below is an excerpt from martin buber’s i and thou. i’ll refer to it in my next post.
i contemplate a tree.
i can accept it as a picture: a rigid pillar in a flood of light, or splashes of green traversed by the gentleness of the blue silver ground.
i can feel it as movement: the flowing veins around the sturdy, striving core, the sucking of the roots, the breathing of the leaves, the infinite commerce with earth and air–and the growing itself in its darkness.
i can assign it to a species and observe it as an instance, with an eye to its construction and its way of life.
i can overcome its uniqueness and form so rigorously that i recognize it only as an expression of the law–those laws according to which a constant opposition of forces is continually adjusted, or those laws according to which the elements mix and separate.
i can dissolve it into a number, into a pure relation between numbers, and eternalize it.
throughout all of this the tree remains my object and has its place and its time span, its kind and condition.
but it can also happen, if will and grace are joined, that as i contemplate the tree i am drawn into a relation, and the tree ceases to be an it. the power of exclusiveness has seized me.
this does not require me to forego any of the modes of contemplation. there is nothing that i must not see in order to see, and there is no knowledge that i must forget. rather is everything, picture and movement, species and instance, law and number included and inseparably fused.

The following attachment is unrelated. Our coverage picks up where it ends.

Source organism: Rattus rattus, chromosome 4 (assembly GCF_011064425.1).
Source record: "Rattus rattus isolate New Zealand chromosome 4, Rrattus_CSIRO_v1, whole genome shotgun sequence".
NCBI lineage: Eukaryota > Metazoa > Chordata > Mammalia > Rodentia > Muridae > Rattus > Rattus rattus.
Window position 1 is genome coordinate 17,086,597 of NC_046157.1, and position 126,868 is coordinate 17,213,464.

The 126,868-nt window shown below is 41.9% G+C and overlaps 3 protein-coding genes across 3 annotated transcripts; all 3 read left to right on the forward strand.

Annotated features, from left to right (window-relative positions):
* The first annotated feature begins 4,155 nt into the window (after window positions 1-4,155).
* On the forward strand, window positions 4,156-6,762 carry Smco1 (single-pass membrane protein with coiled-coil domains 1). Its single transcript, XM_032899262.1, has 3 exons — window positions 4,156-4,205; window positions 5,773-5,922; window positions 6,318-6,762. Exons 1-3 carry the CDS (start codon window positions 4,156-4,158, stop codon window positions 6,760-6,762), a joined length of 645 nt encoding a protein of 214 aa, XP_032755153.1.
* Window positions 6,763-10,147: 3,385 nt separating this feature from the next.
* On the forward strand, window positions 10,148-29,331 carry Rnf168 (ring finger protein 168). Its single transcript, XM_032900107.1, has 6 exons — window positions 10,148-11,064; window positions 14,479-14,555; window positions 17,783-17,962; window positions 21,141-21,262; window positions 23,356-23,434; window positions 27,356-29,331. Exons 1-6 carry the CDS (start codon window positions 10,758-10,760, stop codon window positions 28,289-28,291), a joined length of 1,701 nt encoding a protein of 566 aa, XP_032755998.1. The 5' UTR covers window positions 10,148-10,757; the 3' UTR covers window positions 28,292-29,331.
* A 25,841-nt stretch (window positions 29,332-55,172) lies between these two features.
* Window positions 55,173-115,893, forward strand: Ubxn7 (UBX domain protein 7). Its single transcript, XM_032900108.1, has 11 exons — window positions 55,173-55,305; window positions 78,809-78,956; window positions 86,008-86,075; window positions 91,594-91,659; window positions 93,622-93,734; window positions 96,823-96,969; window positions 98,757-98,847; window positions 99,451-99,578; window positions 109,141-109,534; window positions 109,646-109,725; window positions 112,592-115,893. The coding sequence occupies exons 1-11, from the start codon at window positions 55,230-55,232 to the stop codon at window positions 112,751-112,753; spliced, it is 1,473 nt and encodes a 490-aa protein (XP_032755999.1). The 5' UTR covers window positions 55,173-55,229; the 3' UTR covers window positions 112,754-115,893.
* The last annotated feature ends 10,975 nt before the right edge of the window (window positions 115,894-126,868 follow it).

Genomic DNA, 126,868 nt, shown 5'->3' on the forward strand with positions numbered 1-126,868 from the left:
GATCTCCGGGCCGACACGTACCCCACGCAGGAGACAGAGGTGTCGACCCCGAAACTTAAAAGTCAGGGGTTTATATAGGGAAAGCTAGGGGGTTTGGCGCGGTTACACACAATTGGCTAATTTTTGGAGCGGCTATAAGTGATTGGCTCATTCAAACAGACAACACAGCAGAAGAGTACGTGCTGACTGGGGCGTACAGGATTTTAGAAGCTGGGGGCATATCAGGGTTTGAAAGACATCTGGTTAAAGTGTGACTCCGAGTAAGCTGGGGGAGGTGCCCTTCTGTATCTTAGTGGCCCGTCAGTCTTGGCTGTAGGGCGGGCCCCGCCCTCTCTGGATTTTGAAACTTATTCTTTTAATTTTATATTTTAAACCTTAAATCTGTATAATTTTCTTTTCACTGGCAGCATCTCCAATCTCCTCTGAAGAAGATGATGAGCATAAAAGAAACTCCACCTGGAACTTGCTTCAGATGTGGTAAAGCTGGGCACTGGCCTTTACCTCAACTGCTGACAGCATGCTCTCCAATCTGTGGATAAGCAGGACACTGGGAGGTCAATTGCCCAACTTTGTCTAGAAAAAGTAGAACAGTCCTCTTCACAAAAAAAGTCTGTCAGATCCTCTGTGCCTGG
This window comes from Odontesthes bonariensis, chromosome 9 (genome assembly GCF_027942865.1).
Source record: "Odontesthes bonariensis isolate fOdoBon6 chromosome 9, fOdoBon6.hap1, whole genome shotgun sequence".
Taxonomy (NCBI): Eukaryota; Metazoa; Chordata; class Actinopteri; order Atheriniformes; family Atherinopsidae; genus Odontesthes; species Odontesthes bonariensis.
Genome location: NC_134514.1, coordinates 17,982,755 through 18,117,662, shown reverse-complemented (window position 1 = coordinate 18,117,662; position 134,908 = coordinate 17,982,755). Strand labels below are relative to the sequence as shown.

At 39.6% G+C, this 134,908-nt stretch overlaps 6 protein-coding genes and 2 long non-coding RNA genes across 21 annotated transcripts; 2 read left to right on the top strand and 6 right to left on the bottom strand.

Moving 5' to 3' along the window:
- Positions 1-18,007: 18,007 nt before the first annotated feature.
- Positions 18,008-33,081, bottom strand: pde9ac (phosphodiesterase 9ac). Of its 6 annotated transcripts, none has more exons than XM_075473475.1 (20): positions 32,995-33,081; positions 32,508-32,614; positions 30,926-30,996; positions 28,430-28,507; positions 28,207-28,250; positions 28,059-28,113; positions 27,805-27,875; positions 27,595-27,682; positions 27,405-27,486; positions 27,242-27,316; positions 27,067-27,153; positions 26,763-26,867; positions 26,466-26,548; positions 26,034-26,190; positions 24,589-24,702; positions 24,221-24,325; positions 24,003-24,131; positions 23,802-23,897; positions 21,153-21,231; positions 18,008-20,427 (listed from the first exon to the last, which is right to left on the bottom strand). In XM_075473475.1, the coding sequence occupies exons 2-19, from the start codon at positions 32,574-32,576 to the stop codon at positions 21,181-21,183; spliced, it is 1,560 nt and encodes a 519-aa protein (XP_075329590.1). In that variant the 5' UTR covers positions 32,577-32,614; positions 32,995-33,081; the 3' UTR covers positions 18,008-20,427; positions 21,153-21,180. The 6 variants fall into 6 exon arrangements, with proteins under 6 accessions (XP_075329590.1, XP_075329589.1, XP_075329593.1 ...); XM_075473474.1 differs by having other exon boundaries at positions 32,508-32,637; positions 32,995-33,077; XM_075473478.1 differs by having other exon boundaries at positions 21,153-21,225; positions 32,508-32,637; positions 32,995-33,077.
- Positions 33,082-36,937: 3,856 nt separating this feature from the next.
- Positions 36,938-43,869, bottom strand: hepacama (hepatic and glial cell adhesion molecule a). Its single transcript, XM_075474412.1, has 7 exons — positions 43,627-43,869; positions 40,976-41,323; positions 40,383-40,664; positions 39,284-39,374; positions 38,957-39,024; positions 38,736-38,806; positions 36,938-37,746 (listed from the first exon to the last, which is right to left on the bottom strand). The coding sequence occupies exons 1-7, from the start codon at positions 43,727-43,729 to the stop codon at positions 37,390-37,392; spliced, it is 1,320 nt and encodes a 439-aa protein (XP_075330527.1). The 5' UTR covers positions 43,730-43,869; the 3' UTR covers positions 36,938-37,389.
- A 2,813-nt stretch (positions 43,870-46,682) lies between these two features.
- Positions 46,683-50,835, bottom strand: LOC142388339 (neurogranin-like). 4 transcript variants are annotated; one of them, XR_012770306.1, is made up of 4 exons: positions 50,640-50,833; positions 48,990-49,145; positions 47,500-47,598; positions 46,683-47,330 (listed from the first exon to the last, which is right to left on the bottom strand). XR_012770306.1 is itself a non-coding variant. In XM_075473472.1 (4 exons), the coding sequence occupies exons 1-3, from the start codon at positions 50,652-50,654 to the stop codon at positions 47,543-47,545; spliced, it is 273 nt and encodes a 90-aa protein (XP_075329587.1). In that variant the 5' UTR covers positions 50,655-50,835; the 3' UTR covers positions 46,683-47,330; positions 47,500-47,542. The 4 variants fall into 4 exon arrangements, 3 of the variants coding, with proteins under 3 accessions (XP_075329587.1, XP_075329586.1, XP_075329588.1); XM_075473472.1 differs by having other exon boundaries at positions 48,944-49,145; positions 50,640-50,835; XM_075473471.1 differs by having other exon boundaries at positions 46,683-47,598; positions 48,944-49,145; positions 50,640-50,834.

whatever belongs to the tree is included: its form and its mechanics, its colors and its chemistry, its conversation with the elements and its conversation with the stars–all this in its entirety.
the tree is no impression, no play of my imagination, no aspect of a mood; it confronts me bodily and has to deal with me as i must deal with it–only differently.
one should not try to dilute the meaning of the relation: relation is reciprocity.
does the tree then have consciousness, similar to our own? i have no experience of that. but thinking that you have brought this off in your own case, must you again divide the indivisible? what i encounter is neither the soul of a tree nor a dryad, but the tree itself.
when i confront a human being as my you and speak the basic word i-you to him, then he is no thing among things nor does he consist of things.
he is no longer he or she, limited by other he’s and she’s, a dot in the world grid of space and time, nor a condition that can be experienced and described, a loose bundle of named qualities. neighborless and seamless, he is you and fills the firmament. not as if there were nothing but he; but everything else lives in his light.
even as a melody is not composed of tones, nor a verse of words, nor a statue of lines–one must pull and tear to turn a unity into a multiplicity–so it is with the human being to whom i say you. i can abstract from him the color of his hair or the color of his speech or the color of his graciousness; i have to do this again and again; but immediately he is no longer you.
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